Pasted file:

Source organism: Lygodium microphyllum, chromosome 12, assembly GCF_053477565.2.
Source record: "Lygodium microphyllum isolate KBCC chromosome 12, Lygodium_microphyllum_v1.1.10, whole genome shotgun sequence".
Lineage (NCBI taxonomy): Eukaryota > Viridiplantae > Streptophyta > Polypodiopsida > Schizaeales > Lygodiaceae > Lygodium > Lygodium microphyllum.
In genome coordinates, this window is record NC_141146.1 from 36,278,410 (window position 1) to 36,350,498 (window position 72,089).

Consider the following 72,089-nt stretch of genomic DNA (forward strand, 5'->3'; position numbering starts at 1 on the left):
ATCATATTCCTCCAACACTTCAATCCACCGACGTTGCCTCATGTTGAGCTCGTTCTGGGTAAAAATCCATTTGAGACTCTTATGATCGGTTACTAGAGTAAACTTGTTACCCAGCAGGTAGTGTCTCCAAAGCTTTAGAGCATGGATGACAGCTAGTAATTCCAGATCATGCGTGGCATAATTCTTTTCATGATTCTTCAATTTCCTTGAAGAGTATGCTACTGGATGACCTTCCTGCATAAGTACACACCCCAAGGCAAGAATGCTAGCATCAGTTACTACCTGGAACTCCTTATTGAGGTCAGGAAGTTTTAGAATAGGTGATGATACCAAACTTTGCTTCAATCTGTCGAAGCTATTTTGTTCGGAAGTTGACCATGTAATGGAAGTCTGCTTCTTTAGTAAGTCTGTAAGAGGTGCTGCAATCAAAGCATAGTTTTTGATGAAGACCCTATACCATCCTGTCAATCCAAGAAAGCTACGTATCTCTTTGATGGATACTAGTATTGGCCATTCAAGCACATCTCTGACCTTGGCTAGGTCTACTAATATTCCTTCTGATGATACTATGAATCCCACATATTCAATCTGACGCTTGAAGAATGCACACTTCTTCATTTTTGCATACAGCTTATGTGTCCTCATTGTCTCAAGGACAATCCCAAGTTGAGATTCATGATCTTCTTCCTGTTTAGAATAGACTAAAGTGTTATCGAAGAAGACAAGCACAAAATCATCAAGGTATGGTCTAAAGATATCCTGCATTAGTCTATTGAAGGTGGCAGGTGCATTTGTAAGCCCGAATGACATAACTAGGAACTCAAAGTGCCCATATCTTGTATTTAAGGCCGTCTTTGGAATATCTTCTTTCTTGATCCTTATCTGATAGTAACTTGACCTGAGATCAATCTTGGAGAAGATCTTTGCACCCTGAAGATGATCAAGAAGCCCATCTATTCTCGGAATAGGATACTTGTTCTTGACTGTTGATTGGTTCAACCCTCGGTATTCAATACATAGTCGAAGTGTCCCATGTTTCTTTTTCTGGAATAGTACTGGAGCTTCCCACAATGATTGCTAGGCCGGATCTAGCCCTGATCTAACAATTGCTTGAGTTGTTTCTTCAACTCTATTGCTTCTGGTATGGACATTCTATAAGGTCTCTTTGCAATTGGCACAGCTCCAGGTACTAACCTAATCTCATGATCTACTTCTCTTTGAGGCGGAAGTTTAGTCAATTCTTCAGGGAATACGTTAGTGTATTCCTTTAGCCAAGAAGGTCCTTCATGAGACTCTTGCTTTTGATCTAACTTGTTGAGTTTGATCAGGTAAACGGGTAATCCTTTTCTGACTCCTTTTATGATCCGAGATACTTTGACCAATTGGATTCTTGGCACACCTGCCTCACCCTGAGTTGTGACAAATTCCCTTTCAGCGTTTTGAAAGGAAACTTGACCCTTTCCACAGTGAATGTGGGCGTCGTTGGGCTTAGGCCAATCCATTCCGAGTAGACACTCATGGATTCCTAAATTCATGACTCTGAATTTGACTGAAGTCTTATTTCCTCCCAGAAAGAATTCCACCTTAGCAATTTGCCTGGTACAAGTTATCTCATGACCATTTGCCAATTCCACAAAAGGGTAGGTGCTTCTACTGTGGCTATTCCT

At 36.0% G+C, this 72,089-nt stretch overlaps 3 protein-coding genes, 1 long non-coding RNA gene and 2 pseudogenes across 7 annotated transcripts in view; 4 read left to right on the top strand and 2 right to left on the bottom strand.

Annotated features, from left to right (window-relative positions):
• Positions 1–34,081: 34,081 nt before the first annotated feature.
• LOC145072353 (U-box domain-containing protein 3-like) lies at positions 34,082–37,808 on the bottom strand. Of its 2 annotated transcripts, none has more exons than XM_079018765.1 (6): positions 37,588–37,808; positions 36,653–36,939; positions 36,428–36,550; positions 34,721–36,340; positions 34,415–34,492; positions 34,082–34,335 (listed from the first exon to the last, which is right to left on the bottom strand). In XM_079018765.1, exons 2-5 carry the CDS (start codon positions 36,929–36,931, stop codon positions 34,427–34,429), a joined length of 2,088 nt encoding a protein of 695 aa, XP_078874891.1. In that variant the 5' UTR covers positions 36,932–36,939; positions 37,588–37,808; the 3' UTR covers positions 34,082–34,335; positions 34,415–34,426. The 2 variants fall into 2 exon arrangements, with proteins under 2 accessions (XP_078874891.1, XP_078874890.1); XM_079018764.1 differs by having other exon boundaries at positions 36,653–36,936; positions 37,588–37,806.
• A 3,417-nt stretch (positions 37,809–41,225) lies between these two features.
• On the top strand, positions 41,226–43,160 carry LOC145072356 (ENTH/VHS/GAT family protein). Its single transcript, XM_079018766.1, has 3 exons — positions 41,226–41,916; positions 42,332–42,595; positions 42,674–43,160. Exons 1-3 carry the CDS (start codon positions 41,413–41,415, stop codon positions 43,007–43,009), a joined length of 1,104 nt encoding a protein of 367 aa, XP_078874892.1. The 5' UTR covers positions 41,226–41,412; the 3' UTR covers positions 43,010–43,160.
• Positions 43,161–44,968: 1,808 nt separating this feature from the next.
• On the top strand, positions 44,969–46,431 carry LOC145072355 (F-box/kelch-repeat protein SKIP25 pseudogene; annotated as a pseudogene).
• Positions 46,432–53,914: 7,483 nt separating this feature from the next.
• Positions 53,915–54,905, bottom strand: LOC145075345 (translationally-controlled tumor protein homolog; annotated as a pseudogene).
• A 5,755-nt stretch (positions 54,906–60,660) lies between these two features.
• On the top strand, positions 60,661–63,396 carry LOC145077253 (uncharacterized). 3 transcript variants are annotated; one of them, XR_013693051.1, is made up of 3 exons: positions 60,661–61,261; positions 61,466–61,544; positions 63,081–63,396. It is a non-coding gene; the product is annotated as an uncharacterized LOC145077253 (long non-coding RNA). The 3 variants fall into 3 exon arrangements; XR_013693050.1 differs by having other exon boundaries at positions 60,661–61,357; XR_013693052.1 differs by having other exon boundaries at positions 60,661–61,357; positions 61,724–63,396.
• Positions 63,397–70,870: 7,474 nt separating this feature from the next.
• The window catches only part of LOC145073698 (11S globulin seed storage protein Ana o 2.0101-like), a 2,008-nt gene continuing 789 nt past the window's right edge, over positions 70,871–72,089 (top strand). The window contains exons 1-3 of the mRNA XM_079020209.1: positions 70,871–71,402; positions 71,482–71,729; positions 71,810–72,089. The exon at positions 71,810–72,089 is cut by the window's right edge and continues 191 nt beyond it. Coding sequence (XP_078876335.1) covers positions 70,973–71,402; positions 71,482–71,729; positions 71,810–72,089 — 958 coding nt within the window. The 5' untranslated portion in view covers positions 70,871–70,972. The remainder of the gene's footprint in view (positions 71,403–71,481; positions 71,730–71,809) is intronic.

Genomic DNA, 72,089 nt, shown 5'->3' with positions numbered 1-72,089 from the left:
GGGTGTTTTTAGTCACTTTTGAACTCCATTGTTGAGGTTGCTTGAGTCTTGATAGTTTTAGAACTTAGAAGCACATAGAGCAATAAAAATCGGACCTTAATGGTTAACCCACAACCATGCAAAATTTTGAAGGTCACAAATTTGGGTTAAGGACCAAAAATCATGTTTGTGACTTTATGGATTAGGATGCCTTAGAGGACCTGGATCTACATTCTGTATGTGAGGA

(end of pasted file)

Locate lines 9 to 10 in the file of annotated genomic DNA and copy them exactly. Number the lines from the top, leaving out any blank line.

• Positions 1–34,081: 34,081 nt before the first annotated feature.
• LOC145072353 (U-box domain-containing protein 3-like) lies at positions 34,082–37,808 on the bottom strand. Of its 2 annotated transcripts, none has more exons than XM_079018765.1 (6): positions 37,588–37,808; positions 36,653–36,939; positions 36,428–36,550; positions 34,721–36,340; positions 34,415–34,492; positions 34,082–34,335 (listed from the first exon to the last, which is right to left on the bottom strand). In XM_079018765.1, exons 2-5 carry the CDS (start codon positions 36,929–36,931, stop codon positions 34,427–34,429), a joined length of 2,088 nt encoding a protein of 695 aa, XP_078874891.1. In that variant the 5' UTR covers positions 36,932–36,939; positions 37,588–37,808; the 3' UTR covers positions 34,082–34,335; positions 34,415–34,426. The 2 variants fall into 2 exon arrangements, with proteins under 2 accessions (XP_078874891.1, XP_078874890.1); XM_079018764.1 differs by having other exon boundaries at positions 36,653–36,936; positions 37,588–37,806.